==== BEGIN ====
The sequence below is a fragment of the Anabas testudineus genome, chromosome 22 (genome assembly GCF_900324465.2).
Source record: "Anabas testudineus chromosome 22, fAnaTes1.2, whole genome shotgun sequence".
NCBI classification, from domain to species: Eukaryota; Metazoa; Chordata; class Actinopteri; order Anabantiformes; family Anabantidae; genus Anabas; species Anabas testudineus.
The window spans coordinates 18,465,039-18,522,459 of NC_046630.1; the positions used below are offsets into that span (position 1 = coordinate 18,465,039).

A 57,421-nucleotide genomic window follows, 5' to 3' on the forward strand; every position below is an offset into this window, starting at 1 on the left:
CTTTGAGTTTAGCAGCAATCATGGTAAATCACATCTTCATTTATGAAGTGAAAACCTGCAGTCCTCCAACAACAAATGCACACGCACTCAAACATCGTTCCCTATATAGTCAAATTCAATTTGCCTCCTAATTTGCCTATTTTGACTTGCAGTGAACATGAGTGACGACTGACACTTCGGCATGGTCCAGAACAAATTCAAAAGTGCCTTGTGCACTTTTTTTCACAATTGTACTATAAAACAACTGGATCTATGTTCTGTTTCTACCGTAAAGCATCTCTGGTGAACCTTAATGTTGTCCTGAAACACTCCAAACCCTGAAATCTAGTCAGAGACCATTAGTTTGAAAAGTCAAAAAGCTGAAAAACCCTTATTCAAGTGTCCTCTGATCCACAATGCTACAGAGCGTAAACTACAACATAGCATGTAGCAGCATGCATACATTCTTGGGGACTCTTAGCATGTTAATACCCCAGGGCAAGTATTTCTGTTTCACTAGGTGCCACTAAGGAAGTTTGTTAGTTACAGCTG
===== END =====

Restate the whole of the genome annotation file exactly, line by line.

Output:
The sequence below is a fragment of the Anabas testudineus genome, chromosome 22 (genome assembly GCF_900324465.2).
Source record: "Anabas testudineus chromosome 22, fAnaTes1.2, whole genome shotgun sequence".
NCBI classification, from domain to species: Eukaryota; Metazoa; Chordata; class Actinopteri; order Anabantiformes; family Anabantidae; genus Anabas; species Anabas testudineus.
The window spans coordinates 18,465,039-18,522,459 of NC_046630.1; the positions used below are offsets into that span (position 1 = coordinate 18,465,039).

A 57,421-nucleotide genomic window follows, 5' to 3' on the forward strand; every position below is an offset into this window, starting at 1 on the left:
CTTTGAGTTTAGCAGCAATCATGGTAAATCACATCTTCATTTATGAAGTGAAAACCTGCAGTCCTCCAACAACAAATGCACACGCACTCAAACATCGTTCCCTATATAGTCAAATTCAATTTGCCTCCTAATTTGCCTATTTTGACTTGCAGTGAACATGAGTGACGACTGACACTTCGGCATGGTCCAGAACAAATTCAAAAGTGCCTTGTGCACTTTTTTTCACAATTGTACTATAAAACAACTGGATCTATGTTCTGTTTCTACCGTAAAGCATCTCTGGTGAACCTTAATGTTGTCCTGAAACACTCCAAACCCTGAAATCTAGTCAGAGACCATTAGTTTGAAAAGTCAAAAAGCTGAAAAACCCTTATTCAAGTGTCCTCTGATCCACAATGCTACAGAGCGTAAACTACAACATAGCATGTAGCAGCATGCATACATTCTTGGGGACTCTTAGCATGTTAATACCCCAGGGCAAGTATTTCTGTTTCACTAGGTGCCACTAAGGAAGTTTGTTAGTTACAGCTG